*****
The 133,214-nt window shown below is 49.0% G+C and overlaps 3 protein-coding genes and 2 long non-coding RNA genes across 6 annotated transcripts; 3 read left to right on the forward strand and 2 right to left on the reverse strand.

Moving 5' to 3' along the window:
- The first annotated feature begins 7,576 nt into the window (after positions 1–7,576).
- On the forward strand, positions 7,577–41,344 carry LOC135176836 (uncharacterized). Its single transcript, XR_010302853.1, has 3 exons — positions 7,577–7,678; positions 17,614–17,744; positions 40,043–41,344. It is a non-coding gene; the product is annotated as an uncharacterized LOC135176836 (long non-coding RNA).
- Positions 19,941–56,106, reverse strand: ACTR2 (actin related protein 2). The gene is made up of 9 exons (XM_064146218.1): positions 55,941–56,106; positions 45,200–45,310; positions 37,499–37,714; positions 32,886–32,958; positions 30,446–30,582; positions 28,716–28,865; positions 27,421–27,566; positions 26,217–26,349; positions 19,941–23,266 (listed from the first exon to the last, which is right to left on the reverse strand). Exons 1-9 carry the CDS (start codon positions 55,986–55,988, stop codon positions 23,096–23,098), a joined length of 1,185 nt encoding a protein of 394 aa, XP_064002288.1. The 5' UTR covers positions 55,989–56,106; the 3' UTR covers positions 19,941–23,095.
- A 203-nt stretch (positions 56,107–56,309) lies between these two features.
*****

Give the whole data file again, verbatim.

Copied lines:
The 133,214-nt window shown below is 49.0% G+C and overlaps 3 protein-coding genes and 2 long non-coding RNA genes across 6 annotated transcripts; 3 read left to right on the forward strand and 2 right to left on the reverse strand.

Moving 5' to 3' along the window:
- The first annotated feature begins 7,576 nt into the window (after positions 1–7,576).
- On the forward strand, positions 7,577–41,344 carry LOC135176836 (uncharacterized). Its single transcript, XR_010302853.1, has 3 exons — positions 7,577–7,678; positions 17,614–17,744; positions 40,043–41,344. It is a non-coding gene; the product is annotated as an uncharacterized LOC135176836 (long non-coding RNA).
- Positions 19,941–56,106, reverse strand: ACTR2 (actin related protein 2). The gene is made up of 9 exons (XM_064146218.1): positions 55,941–56,106; positions 45,200–45,310; positions 37,499–37,714; positions 32,886–32,958; positions 30,446–30,582; positions 28,716–28,865; positions 27,421–27,566; positions 26,217–26,349; positions 19,941–23,266 (listed from the first exon to the last, which is right to left on the reverse strand). Exons 1-9 carry the CDS (start codon positions 55,986–55,988, stop codon positions 23,096–23,098), a joined length of 1,185 nt encoding a protein of 394 aa, XP_064002288.1. The 5' UTR covers positions 55,989–56,106; the 3' UTR covers positions 19,941–23,095.
- A 203-nt stretch (positions 56,107–56,309) lies between these two features.